Friday, October 26, 2012

Are blogs passé?

Are they? What is my personal stance on this? I'm not the average social media user (which should be obvious by looking at my following: I don't have any. And I actually don't care. If I did, I might be more selective in my choice of subjects- or not. I might be publishing more -or not. I might be using SEO and different ways to promote my content. Shout it from the rooftops. But I don't. To be honest, I write merely / mainly for myself. Because I like writing. And I consider writing in English good practice since my professional use for it has dropped off.)

I can say the same about Twitter and Facebook. I almost always use Twitter in a 'professional' context, seldom in a personal one -unless I'm really upset about something, like the Ford Genk closure this week. I rarely post personal stuff on Facebook either. Or rather: I have defined some kind of personal perimeter in which I lift a tip of the veil now and then but I think I'm very discrete in terms of personal info, pictures, information on my family members or friends.

Which is probably not so different from who I am IRL. I don't tend to bore my colleagues every monday with every little thing I did during the weekend. Most of my current colleagues know very little about me. And what they need to know about my professional track record, they can ask - or check on LinkedIn. Which is, by the way, NOT the same as Facebook.

What does this make me? I tend to say, laughingly: I'm not social enough for social media. There's certainly truth in that. But I'm certainly no voyeur: in that case I would use accounts only to look at what others are doing and saying. I think I'm fairly active but guardedly so. People tell me there is a lot of garbage out there, a lot of expendable rubbish the likes of 'I'm going to pee now'. That's possible but my 375 FB friends are not part of that rubbish. Nor are the people I follow on Twitter.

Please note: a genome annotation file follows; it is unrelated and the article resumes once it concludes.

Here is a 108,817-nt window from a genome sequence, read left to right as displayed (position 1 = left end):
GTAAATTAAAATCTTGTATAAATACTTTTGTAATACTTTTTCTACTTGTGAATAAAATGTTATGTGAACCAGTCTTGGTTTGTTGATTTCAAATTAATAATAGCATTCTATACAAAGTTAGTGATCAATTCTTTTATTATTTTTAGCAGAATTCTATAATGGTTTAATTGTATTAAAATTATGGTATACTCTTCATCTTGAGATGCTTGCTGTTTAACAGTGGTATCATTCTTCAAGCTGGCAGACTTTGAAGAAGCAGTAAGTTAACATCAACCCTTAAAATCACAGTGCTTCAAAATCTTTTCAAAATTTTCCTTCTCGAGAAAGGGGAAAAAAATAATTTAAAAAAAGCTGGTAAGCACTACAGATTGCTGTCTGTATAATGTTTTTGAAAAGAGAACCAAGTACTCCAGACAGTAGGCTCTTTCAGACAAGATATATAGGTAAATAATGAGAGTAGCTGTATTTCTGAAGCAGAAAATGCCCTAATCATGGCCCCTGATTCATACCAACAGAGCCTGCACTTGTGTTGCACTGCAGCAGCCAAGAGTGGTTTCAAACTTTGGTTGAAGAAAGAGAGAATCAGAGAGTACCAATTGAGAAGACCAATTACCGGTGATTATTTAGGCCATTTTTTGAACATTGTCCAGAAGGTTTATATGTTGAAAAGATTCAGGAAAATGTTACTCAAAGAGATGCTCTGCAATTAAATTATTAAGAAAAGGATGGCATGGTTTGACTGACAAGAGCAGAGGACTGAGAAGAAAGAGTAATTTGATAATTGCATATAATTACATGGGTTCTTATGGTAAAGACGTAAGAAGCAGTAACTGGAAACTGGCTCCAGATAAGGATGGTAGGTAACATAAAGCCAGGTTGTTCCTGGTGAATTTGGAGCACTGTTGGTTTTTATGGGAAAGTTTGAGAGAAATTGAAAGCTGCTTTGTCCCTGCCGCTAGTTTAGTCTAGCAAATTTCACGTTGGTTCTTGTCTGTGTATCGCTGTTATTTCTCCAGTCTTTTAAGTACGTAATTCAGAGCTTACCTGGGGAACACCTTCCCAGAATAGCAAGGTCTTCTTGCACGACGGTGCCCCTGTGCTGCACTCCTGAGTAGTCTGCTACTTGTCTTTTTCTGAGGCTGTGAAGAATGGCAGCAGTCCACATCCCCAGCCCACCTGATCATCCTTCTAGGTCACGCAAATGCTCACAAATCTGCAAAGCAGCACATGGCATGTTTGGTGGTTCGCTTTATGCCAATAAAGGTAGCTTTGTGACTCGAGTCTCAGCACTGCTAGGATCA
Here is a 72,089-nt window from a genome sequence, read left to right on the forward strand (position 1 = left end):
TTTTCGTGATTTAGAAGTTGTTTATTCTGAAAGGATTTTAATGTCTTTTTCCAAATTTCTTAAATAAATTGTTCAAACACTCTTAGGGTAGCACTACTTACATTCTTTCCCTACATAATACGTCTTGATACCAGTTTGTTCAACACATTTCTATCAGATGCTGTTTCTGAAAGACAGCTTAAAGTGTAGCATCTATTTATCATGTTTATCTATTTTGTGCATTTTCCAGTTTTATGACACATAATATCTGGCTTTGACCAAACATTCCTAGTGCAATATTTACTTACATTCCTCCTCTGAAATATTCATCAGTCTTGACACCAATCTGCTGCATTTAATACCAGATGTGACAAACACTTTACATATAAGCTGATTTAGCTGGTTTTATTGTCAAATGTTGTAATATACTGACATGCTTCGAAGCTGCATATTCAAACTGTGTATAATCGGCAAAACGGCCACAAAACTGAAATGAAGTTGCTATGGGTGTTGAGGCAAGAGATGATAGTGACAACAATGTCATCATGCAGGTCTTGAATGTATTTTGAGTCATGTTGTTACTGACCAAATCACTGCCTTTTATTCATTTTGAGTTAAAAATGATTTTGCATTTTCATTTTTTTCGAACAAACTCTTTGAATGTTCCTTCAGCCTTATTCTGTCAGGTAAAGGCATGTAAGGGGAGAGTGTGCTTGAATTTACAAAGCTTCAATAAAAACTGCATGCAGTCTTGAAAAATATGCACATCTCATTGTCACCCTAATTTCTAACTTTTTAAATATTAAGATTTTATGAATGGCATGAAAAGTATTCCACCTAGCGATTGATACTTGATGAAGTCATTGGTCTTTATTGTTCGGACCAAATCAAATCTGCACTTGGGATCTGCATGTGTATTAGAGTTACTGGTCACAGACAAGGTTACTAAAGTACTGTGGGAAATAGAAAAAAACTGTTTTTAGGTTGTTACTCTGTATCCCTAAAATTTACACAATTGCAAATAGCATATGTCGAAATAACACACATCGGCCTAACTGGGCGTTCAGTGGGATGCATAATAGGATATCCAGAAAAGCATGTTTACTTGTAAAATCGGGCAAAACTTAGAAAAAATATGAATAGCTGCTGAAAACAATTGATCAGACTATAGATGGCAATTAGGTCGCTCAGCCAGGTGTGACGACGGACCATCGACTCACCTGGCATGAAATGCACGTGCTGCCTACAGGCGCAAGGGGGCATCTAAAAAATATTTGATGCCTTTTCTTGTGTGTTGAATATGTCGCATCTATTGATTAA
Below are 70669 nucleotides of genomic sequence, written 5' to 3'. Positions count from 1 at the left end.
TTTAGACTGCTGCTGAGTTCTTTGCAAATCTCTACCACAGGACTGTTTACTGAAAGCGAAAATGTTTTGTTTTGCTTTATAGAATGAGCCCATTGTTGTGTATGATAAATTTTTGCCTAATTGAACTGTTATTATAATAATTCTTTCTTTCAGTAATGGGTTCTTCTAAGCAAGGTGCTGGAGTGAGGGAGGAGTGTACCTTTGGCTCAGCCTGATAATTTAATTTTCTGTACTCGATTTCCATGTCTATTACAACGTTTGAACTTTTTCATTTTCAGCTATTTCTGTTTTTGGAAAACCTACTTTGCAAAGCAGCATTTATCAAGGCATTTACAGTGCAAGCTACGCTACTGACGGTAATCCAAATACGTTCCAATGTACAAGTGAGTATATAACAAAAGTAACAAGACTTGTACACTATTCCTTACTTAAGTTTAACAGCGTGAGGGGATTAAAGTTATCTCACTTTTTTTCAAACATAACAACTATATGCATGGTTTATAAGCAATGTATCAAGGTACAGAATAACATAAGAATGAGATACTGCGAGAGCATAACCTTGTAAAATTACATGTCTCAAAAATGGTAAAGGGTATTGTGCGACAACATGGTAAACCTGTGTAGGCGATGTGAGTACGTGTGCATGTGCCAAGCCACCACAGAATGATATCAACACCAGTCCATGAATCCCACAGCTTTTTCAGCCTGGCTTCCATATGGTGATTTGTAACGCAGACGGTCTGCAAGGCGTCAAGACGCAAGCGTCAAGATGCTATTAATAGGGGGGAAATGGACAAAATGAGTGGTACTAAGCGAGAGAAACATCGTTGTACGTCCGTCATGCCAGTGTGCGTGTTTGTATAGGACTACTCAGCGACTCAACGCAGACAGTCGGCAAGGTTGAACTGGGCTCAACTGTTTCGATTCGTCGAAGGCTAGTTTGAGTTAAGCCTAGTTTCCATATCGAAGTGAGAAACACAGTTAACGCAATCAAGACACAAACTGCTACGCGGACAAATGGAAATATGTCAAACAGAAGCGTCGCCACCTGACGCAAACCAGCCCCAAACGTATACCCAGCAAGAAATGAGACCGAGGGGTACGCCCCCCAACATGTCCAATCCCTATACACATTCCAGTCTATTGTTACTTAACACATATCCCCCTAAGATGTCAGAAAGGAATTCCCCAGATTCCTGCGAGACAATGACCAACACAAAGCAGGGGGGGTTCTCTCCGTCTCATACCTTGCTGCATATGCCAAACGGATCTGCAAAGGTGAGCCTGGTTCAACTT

Using these tools daily we tend to forget something that is really amazing: the ability of Twitter or even Facebook to transport us to different places and allow us to see things through another’s eyes, whether it’s a personal event like a wedding or a funeral or a politically-charged situation like the Arab Spring or the closure of Ford Genk. We take it all for granted. We forget how amazing it all is when you stop to think about it.

So is this blog passé? If nobody but myself reads what is written, who cares? At least I think about formulating thoughts before I write them down. That's what I like. It's on the same level as keeping journals. Something private. And a lot of us are doing it. Privately.

Monday, October 15, 2012

The LEGO Stratos Jump

Did you miss Felix Baumgartner's fall from space yesterday? His breathtaking 24.2 mile jump, the heart-stopping seconds while he went out of control into a dangerous spin, included? LEGO created it's own Red Bull Stratos Jump in this hilarious little video. Compliments of

This was the real Felix, TV-image of the first second of his jump:

In the end it turned out that this wasn't the longest free fall ever, but hey, who cares, right?

Monday, October 8, 2012

It's the end of the world as we know it

Actually, it's the end of the world as they know it: according to a new global survey 1 out of 10 believe that the end of the world WILL occure in 2012, even though we have so far safely survived the first 9 months of it.

A great excuse for GOOD to create an impressive infographic, which shows us that these doomesday people are not all freaky believers in Mayan calendars ... if you are an American or Turkish citizen under 35 you do believe you will see the world end in your lifetime. For this and other stuff: check out the infograph:

Thursday, September 27, 2012

Einstein's "appification"

Willing to pay $9,99? Got an iPad? Then you're all set for downloading Einstein's brain -and we are not talking about Admiral Freebee's song here. ("complexity of the human psyche")

Einstein died in 1955. A medical museum in Chicaco scanned and digitized 350 slices of his brain. Einstein wanted no fuss after his death but there was a pathologist who performed an autopsy and removed the brain. Don't expect a 3D model of Einstein's brain or even a detailed mapping of the slices in relation to the anatomic region they belong to ... the app is meant for non-medical users who want to look what a genius's brain actually looks like.

Whether Einstein would have appreciated the pricing, we don't know. He never actually donated his brain to science, it got ... pinched.